And improved features in SOHO/SMB/home-oriented network gear are going to increasingly move out of the "nice-to-have" column, and into the "critical" column.

I skipped a keynote and sat down with Raju Vegesna of Zoho, an outfit that specializes in hosted Web applications. The company currently has a fairly complete suite of online apps, from the basics of word processor, spreadsheet and presentation tool to more sophisticated stuff like a CRM app, project manager and a notebook app similar to Microsoft's OneNote.

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Google has, of course, received the lion's share of attention in this niche with its Docs and Spreadsheets product. I won't make any comment on how Zoho stacks up with its more notorious rival in terms of feature sets. Vegesna didn't say much about that either, except when he noted that where Google has spent a lot of time integrating assorted acquisitions under a sort of "gApp" rubric, Zoho has been approaching things from another direction, preferring instead to build out the features then draw their suite together later. Based on my tour of both suites, that seems about right. And Zoho is clearly the more publicly ambitious of the two, considering the breadth of its offerings.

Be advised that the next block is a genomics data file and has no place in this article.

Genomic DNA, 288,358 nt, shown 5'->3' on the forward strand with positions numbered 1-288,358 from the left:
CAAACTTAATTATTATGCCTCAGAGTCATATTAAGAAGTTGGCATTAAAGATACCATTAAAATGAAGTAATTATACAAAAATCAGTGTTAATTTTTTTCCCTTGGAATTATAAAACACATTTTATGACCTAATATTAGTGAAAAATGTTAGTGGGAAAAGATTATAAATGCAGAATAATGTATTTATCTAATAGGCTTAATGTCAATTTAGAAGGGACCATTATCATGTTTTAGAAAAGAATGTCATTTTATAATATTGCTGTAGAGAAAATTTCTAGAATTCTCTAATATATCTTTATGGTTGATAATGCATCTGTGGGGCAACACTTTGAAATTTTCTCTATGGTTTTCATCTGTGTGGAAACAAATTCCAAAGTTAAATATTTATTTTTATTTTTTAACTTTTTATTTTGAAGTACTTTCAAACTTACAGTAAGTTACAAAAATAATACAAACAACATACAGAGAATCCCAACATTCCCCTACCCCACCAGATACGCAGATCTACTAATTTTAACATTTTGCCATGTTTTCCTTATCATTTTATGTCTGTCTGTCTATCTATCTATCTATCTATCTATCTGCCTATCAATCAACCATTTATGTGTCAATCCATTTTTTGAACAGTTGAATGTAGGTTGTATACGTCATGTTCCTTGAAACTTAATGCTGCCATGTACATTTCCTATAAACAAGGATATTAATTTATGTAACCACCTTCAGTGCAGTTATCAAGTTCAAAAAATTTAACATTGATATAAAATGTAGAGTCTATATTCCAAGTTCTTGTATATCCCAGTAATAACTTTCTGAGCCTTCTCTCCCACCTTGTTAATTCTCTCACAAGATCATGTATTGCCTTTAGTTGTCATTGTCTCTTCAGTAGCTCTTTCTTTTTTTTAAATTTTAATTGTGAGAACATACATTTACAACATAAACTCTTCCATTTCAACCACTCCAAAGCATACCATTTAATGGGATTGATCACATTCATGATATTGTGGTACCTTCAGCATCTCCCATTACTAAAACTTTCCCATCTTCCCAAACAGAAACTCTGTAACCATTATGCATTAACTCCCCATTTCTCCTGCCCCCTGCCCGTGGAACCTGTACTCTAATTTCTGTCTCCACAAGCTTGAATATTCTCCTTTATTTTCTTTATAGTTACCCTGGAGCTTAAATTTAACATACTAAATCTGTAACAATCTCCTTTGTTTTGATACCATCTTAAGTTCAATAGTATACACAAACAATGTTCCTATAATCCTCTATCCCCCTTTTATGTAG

Another key consideration is how both relate to businesses. Where Google has gone ahead and launched Google Apps with an available $50-per-user-per-year premium edition aimed at businesses who want some service guarantees, Zoho has yet to offer anything comparable. Vegesna said most of Zoho's user base, as a result, is still largely consumer-based, with 30 percent of it being students and 55 percent living outside the U.S. (where cost and an "anything but Microsoft" attitude are bigger considerations).

I also chatted briefly with Vegesna regarding Zoho's plans to launch offline versions of its suite. One complaint common to productivity users who are interested in such apps is how one's expected to get at them when there's no 'net connection available. Or even when one is just dealing with a slow link from a saturated public access point or a low-end consumer grade connection.